Lastly, damage is flat. There are no rolls for damage. Light weapons deal 2 damage, medium weapons 4 damage, and heavy weapons 6 damage. You can apply effort to deal additional damage or create some type of effect (like targeting a certain spot, or knocking someone back). Trading damage for effects is an interesting option during combat, and helps facilitate an interesting story.
Character development is centered around the phrase “I am an [adjective][noun] who [verbs].” These three items in brackets represent Descriptors, Character Types, and Foci.
To build a character, players will choose from one of three character types: Vector, Paradox, or Spinner. (These are types for The Strange, and are similar, but different within Numenera or the core Cypher System.) Vectors are physical characters, like athletes or soldiers. Paradoxes are intelligent, and tend to deal in mad science, technology, or magic. And Spinners socially engineer situations, depending on appearance, personality, and deception/persuasion to get the job done. Players can choose from new traits or benefits as their characters gain tiers (or levels).
Players then choose a descriptor for their character from a list that includes things like: Appealing, Brash, Fast, Sharp-Eyed, Stealthy, Tough, and so on. These provide additional skills and new aspects to your character to help define them.
Lastly, there’s the Focus. A focus will refine your character and make them more unique. There are certain Foci that are only available within certain worlds, but others can be used anywhere and are considered “draggable”. This is important within The Strange RPG, as players can translate between recursions (worlds), which not only changes their appearance to fit in with the new environment, but can change their focus if the one they have is not draggable between recursions. Various foci include Carries a Quiver, Conducts Weird Science, Works the System, Infiltrates, and so on. Your focus will once again provide certain benefits or traits for your character that advance as you gain tiers (levels).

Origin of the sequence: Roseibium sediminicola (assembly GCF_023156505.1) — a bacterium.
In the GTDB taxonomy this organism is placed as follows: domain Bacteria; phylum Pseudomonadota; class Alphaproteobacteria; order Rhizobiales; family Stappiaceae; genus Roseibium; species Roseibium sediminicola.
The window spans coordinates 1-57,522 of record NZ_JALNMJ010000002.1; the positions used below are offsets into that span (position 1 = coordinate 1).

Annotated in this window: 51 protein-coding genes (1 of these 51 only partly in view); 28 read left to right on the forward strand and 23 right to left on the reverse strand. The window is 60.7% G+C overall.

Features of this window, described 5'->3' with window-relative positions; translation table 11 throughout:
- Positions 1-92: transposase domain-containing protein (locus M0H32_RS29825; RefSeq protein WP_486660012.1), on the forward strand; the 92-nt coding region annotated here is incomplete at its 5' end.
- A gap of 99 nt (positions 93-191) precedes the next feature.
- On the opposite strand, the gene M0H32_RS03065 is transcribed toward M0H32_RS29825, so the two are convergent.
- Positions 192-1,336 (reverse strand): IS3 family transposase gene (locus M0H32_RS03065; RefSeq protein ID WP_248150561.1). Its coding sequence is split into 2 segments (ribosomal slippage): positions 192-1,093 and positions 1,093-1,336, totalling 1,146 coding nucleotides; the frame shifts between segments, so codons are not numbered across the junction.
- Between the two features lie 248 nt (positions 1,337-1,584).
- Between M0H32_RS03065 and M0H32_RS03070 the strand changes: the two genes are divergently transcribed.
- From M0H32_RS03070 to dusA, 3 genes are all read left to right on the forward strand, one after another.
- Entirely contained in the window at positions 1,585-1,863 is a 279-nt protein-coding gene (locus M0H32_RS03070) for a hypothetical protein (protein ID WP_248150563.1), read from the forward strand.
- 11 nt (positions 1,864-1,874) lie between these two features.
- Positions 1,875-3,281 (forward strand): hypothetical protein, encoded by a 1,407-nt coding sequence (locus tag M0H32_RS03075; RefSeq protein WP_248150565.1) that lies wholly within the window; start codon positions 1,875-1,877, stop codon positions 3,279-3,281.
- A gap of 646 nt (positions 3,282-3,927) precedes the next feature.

There are plenty of other interesting tidbits about the system, like how armor reduces damage. Using Edge to make applying effort easier. Becoming trained or specialized in skills. And so on. I won’t go through them all here.
Interesting objects found within adventures will be Cyphers and Artifacts. These objects can appear as pills, electronic devices, weapons, or anything else. They’re composed of weird technology beyond our understanding, but they can be used to create an effect, cause damage, or aid in tasks. Cyphers are one-time-use objects, but you can find them fairly frequently. Artifacts are permanent and reusable, but can be depleted over time.
Overall, I found the system to be extremely flexible and adaptable. Its simplicity makes it very easy to run and play. And since the player says what they want to do, and a GM only has to set a target difficulty level, it’s possible to try just about anything without being constrained by the rules. Just like any system, there always seem to be plenty of rules when you first start learning it. But, once you get past the rules, the system really is pretty simple and elegant.
During play, my players enjoyed spending less time dealing with rules and more time thinking about roleplaying an strategy. And I, as the GM, spent less time looking up rules and more time interacting with the players and guiding them through the adventure. The system really does seem rules-light, and it will encourage more roleplaying and creativity, and I love it for that. I would highly-recommend the Cypher System to anyone that wants to focus on the roleplaying, adaptability, and creativity, rather than on rules. There are other systems out there, like Fate, that have a similar focus. If you’ve enjoyed those systems, take a look at the Cypher System. I think you’ll really like it.
Stay tuned for Part 2 to read my thoughts on The Strange, and the Eschatology Code adventure.